The answer was visible in the third presidential debate, when Mitt Romney went out of his way to agree with President Obama on major points of foreign policy. Like the ghost of Jacob Marley dragging chains forged of his past sins, the Republican Party still drags behind it the legacy of the Bush administration’s nation-building legacy in Iraq, with its thousands of dead, tens of thousands wounded, millions of disrupted lives, and trillion-dollar expense. The ingenious Gen. Petraeus found a way to allow the Bush administration and the proponents of nation-building to claim victory. Never mind that we left behind a pro-Iranian government and a country constantly threatening to disintegrate. Never mind that voters weren’t buying it; the taste of Iraq remains so bitter that Romney had to leave the foreign policy field uncontested. Petraeus saved Republican reputations, and that comes first.

We Americans love no one better than he who helps us delude ourselves. The consequence of our self-delusion is a new isolationism among the electorate, and the election of a president who thinks that American influence in the world is an evil thing and wants to remove it. No Republican candidate dare say the obvious — that America should bomb Iran’s nuclear facilities in a surgical strike — because the voters don’t trust us.


Now we are less important. After four years of American strategic withdrawal, and the prospect of yet another four, the rest of the world is working around us. As I wrote in Asia Times today:

Intelligence services uncover information not by gazing at stars but by stirring up muck. Sometimes the muck is mined. Whatever ultimately comes to light about the death of ambassador Chris Stevens and his guards at Benghazi, it almost certainly will show that the intelligence failure – the failure to anticipate and respond to an organized attack on an American installation – stemmed from a policy failure.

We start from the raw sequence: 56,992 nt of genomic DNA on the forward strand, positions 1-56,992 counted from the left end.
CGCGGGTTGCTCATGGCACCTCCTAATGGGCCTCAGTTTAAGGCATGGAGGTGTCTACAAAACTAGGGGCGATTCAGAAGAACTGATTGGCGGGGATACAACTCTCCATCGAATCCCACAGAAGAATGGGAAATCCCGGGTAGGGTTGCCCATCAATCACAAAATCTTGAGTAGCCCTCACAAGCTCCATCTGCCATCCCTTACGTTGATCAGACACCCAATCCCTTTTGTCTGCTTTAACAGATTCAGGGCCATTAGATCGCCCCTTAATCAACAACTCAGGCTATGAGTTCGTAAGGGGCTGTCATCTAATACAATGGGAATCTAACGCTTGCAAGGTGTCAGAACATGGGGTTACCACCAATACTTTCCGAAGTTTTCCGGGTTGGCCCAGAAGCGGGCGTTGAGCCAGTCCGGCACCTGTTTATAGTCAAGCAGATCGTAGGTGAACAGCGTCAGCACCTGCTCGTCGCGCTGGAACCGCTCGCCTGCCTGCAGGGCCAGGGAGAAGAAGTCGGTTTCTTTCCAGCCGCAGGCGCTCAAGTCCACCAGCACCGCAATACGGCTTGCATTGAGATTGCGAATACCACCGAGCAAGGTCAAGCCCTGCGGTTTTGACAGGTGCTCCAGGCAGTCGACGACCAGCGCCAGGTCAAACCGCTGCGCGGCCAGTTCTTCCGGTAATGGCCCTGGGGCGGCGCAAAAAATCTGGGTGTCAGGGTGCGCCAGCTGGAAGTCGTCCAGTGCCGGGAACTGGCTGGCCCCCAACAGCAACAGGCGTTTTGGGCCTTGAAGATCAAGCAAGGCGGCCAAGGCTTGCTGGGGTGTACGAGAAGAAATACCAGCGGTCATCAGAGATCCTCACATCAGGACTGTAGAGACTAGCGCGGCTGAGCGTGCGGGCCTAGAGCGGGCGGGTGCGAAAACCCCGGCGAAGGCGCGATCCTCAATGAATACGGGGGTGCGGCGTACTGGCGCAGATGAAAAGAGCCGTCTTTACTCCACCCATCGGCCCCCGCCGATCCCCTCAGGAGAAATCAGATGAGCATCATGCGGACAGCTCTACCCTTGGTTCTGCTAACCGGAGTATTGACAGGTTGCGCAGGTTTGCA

The Obama administration’s fixed idea of engaging radical Islamists will have the same result as trying to cuddle with your pet scorpion. Whether ambassador Stevens ran into blowback from a plan to run Libyan weapons to jihadists in Syria, as former CIA officer Clare Lopez conjectures, we may or may not find out. What is clear, though, is that the United States finds itself within stinging range of some nasty creatures in consequences of delusional policy.

There simply isn’t any reason to bring information to Washington these days. The Obama administration cannot be argued out of a failing policy, and the path of least resistance for America’s allies and adversaries alike is to humor the obsessives on the Potomac and work around them.

After four years of strategic withdrawal, and the prospect of another four with the new “flexibility” that President Obama promised then Russian president Dmitry Medvedev over a mike accidentally left open last March, the world’s secondary powers are left to their own devices. Every one of them will play a double game.

  • Israel will make its own decision as to whether to attack Iran’s nuclear capacity, on the strength of military criteria that outsiders are poorly prepared to judge;
  • Russia will threaten to arm Iran with its best surface-to-air missiles while negotiating with Israel;
  • China will maintain its alliance with Pakistan but deal ruthlessly with Pakistani-supported Muslim separatists in Xinjiang, the so-called East Turkistan;
  • Turkey will threaten Iran over its intervention with Syria while bartering billions of dollars in gold to the Islamic Republic each month to help it beat the boycott;
  • Saudi Arabia will continue to fund Turkey as a bulwark against Iran while sabotaging Turkey’s efforts to put the Muslim Brotherhood in power in Syria; and
  • Germany will affirm its commitments to Europe and North Atlantic Treaty Organization while quietly diversifying its energy sources towards Russia.
The screens are flickering out. Our intelligence services will not know what is happening, because no-one will perceive a need to tell them. There will be no penalty for ignoring the United States. We are flying blind, because we did not wish to see. I concluded:

It is a good time for General Petraeus to leave. His greatest success in the mirror-world of intelligence was deluding his own masters into believing that they were in control of events in Iraq. He was unsuccessful in Afghanistan; it may emerge that he failed catastrophically in Libya.Before America can restore the functioning of its intelligence services, it must have a strategy in furtherance of which intelligence is sought. Such a strategy requires leaders who are more concerned about American interests than about the reputations of their employers.


Image courtesy shutterstock /  Braam Collins